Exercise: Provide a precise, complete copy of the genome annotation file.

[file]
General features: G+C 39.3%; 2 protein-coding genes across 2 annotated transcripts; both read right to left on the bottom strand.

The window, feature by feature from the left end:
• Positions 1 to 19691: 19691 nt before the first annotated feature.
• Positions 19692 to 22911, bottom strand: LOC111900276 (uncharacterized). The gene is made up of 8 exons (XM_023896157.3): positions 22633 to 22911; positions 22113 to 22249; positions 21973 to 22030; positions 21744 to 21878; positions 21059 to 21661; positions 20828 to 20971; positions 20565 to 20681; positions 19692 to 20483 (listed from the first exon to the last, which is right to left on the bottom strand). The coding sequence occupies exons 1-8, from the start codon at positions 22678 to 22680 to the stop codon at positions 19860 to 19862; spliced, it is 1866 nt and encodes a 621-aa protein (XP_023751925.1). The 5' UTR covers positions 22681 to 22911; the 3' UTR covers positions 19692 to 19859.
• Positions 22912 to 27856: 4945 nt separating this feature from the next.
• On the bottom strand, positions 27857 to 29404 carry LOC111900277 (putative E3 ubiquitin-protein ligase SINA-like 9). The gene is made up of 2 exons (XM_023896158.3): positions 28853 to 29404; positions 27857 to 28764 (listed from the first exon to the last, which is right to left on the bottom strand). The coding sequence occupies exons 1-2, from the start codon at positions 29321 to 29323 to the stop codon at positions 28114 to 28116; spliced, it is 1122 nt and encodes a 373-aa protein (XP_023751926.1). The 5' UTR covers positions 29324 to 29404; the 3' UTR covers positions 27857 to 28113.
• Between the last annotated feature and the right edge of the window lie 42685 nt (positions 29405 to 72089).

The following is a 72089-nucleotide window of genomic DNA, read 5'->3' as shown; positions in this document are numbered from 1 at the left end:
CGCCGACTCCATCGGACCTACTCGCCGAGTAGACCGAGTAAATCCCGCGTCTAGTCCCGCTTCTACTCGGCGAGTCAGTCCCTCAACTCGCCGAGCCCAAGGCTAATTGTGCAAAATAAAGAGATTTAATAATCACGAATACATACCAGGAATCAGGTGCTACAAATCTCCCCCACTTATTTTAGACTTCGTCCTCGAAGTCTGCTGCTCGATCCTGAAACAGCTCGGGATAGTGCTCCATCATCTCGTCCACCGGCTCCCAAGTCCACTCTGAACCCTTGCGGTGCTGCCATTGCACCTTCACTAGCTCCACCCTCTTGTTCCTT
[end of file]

General features: G+C 39.3%; 2 protein-coding genes across 2 annotated transcripts; both read right to left on the bottom strand.

The window, feature by feature from the left end:
• Positions 1 to 19691: 19691 nt before the first annotated feature.
• Positions 19692 to 22911, bottom strand: LOC111900276 (uncharacterized). The gene is made up of 8 exons (XM_023896157.3): positions 22633 to 22911; positions 22113 to 22249; positions 21973 to 22030; positions 21744 to 21878; positions 21059 to 21661; positions 20828 to 20971; positions 20565 to 20681; positions 19692 to 20483 (listed from the first exon to the last, which is right to left on the bottom strand). The coding sequence occupies exons 1-8, from the start codon at positions 22678 to 22680 to the stop codon at positions 19860 to 19862; spliced, it is 1866 nt and encodes a 621-aa protein (XP_023751925.1). The 5' UTR covers positions 22681 to 22911; the 3' UTR covers positions 19692 to 19859.
• Positions 22912 to 27856: 4945 nt separating this feature from the next.
• On the bottom strand, positions 27857 to 29404 carry LOC111900277 (putative E3 ubiquitin-protein ligase SINA-like 9). The gene is made up of 2 exons (XM_023896158.3): positions 28853 to 29404; positions 27857 to 28764 (listed from the first exon to the last, which is right to left on the bottom strand). The coding sequence occupies exons 1-2, from the start codon at positions 29321 to 29323 to the stop codon at positions 28114 to 28116; spliced, it is 1122 nt and encodes a 373-aa protein (XP_023751926.1). The 5' UTR covers positions 29324 to 29404; the 3' UTR covers positions 27857 to 28113.
• Between the last annotated feature and the right edge of the window lie 42685 nt (positions 29405 to 72089).

The following is a 72089-nucleotide window of genomic DNA, read 5'->3' as shown; positions in this document are numbered from 1 at the left end:
CGCCGACTCCATCGGACCTACTCGCCGAGTAGACCGAGTAAATCCCGCGTCTAGTCCCGCTTCTACTCGGCGAGTCAGTCCCTCAACTCGCCGAGCCCAAGGCTAATTGTGCAAAATAAAGAGATTTAATAATCACGAATACATACCAGGAATCAGGTGCTACAAATCTCCCCCACTTATTTTAGACTTCGTCCTCGAAGTCTGCTGCTCGATCCTGAAACAGCTCGGGATAGTGCTCCATCATCTCGTCCACCGGCTCCCAAGTCCACTCTGAACCCTTGCGGTGCTGCCATTGCACCTTCACTAGCTCCACCCTCTTGTTCCTT